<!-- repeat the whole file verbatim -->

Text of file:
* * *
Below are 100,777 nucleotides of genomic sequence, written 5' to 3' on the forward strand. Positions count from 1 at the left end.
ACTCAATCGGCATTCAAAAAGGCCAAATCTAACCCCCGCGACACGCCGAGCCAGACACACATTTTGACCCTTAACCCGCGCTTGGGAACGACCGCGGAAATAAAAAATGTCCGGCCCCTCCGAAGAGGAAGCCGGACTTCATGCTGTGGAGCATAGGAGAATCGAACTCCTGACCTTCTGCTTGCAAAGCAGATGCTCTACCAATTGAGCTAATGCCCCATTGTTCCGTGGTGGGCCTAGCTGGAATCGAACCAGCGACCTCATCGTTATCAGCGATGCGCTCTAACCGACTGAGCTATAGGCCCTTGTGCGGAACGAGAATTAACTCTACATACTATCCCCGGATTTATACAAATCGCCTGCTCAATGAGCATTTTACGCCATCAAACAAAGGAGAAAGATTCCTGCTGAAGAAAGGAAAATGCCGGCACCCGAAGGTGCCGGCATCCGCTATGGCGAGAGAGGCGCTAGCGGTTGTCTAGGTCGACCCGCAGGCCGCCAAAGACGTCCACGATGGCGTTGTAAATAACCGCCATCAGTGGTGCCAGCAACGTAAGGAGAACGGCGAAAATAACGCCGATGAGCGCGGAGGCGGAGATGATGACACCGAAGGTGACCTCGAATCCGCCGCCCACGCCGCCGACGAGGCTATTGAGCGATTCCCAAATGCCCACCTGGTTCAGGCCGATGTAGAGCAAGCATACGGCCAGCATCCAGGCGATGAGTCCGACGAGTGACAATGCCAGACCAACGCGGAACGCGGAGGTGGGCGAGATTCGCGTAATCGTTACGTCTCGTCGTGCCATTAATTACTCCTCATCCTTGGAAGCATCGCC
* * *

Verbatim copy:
Below are 100,777 nucleotides of genomic sequence, written 5' to 3' on the forward strand. Positions count from 1 at the left end.
ACTCAATCGGCATTCAAAAAGGCCAAATCTAACCCCCGCGACACGCCGAGCCAGACACACATTTTGACCCTTAACCCGCGCTTGGGAACGACCGCGGAAATAAAAAATGTCCGGCCCCTCCGAAGAGGAAGCCGGACTTCATGCTGTGGAGCATAGGAGAATCGAACTCCTGACCTTCTGCTTGCAAAGCAGATGCTCTACCAATTGAGCTAATGCCCCATTGTTCCGTGGTGGGCCTAGCTGGAATCGAACCAGCGACCTCATCGTTATCAGCGATGCGCTCTAACCGACTGAGCTATAGGCCCTTGTGCGGAACGAGAATTAACTCTACATACTATCCCCGGATTTATACAAATCGCCTGCTCAATGAGCATTTTACGCCATCAAACAAAGGAGAAAGATTCCTGCTGAAGAAAGGAAAATGCCGGCACCCGAAGGTGCCGGCATCCGCTATGGCGAGAGAGGCGCTAGCGGTTGTCTAGGTCGACCCGCAGGCCGCCAAAGACGTCCACGATGGCGTTGTAAATAACCGCCATCAGTGGTGCCAGCAACGTAAGGAGAACGGCGAAAATAACGCCGATGAGCGCGGAGGCGGAGATGATGACACCGAAGGTGACCTCGAATCCGCCGCCCACGCCGCCGACGAGGCTATTGAGCGATTCCCAAATGCCCACCTGGTTCAGGCCGATGTAGAGCAAGCATACGGCCAGCATCCAGGCGATGAGTCCGACGAGTGACAATGCCAGACCAACGCGGAACGCGGAGGTGGGCGAGATTCGCGTAATCGTTACGTCTCGTCGTGCCATTAATTACTCCTCATCCTTGGAAGCATCGCC